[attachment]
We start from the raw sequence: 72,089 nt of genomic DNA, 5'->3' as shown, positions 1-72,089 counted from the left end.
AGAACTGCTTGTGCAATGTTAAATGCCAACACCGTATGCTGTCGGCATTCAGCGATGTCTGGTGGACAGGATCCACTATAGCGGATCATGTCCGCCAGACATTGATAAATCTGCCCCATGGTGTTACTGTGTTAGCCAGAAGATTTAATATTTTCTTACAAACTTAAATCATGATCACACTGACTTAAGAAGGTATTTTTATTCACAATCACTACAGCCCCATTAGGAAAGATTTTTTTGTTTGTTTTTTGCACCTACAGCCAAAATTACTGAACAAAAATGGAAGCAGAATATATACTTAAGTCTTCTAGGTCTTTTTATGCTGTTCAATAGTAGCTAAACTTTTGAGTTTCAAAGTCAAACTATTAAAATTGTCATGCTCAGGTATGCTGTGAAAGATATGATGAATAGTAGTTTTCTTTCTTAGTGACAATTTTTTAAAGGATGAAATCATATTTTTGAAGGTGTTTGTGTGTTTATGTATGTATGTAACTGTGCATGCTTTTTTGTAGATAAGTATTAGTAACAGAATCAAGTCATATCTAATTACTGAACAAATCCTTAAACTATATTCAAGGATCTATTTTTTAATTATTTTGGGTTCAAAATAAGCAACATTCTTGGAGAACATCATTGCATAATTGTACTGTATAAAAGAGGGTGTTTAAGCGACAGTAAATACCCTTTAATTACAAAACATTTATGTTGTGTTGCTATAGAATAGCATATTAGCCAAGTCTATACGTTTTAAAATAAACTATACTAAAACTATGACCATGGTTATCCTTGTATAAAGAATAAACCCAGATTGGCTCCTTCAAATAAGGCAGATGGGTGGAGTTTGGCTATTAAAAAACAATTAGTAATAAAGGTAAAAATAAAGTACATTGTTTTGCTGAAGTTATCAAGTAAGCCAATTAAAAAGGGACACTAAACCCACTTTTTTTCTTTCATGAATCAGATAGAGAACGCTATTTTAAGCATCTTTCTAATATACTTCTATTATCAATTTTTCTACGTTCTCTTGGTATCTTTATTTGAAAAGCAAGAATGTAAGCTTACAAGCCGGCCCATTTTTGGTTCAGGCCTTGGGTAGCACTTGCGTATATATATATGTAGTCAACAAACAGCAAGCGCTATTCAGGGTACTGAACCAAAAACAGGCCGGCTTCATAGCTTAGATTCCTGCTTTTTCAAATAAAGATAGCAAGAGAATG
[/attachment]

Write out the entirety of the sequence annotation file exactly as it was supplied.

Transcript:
We start from the raw sequence: 72,089 nt of genomic DNA, 5'->3' as shown, positions 1-72,089 counted from the left end.
AGAACTGCTTGTGCAATGTTAAATGCCAACACCGTATGCTGTCGGCATTCAGCGATGTCTGGTGGACAGGATCCACTATAGCGGATCATGTCCGCCAGACATTGATAAATCTGCCCCATGGTGTTACTGTGTTAGCCAGAAGATTTAATATTTTCTTACAAACTTAAATCATGATCACACTGACTTAAGAAGGTATTTTTATTCACAATCACTACAGCCCCATTAGGAAAGATTTTTTTGTTTGTTTTTTGCACCTACAGCCAAAATTACTGAACAAAAATGGAAGCAGAATATATACTTAAGTCTTCTAGGTCTTTTTATGCTGTTCAATAGTAGCTAAACTTTTGAGTTTCAAAGTCAAACTATTAAAATTGTCATGCTCAGGTATGCTGTGAAAGATATGATGAATAGTAGTTTTCTTTCTTAGTGACAATTTTTTAAAGGATGAAATCATATTTTTGAAGGTGTTTGTGTGTTTATGTATGTATGTAACTGTGCATGCTTTTTTGTAGATAAGTATTAGTAACAGAATCAAGTCATATCTAATTACTGAACAAATCCTTAAACTATATTCAAGGATCTATTTTTTAATTATTTTGGGTTCAAAATAAGCAACATTCTTGGAGAACATCATTGCATAATTGTACTGTATAAAAGAGGGTGTTTAAGCGACAGTAAATACCCTTTAATTACAAAACATTTATGTTGTGTTGCTATAGAATAGCATATTAGCCAAGTCTATACGTTTTAAAATAAACTATACTAAAACTATGACCATGGTTATCCTTGTATAAAGAATAAACCCAGATTGGCTCCTTCAAATAAGGCAGATGGGTGGAGTTTGGCTATTAAAAAACAATTAGTAATAAAGGTAAAAATAAAGTACATTGTTTTGCTGAAGTTATCAAGTAAGCCAATTAAAAAGGGACACTAAACCCACTTTTTTTCTTTCATGAATCAGATAGAGAACGCTATTTTAAGCATCTTTCTAATATACTTCTATTATCAATTTTTCTACGTTCTCTTGGTATCTTTATTTGAAAAGCAAGAATGTAAGCTTACAAGCCGGCCCATTTTTGGTTCAGGCCTTGGGTAGCACTTGCGTATATATATATGTAGTCAACAAACAGCAAGCGCTATTCAGGGTACTGAACCAAAAACAGGCCGGCTTCATAGCTTAGATTCCTGCTTTTTCAAATAAAGATAGCAAGAGAATG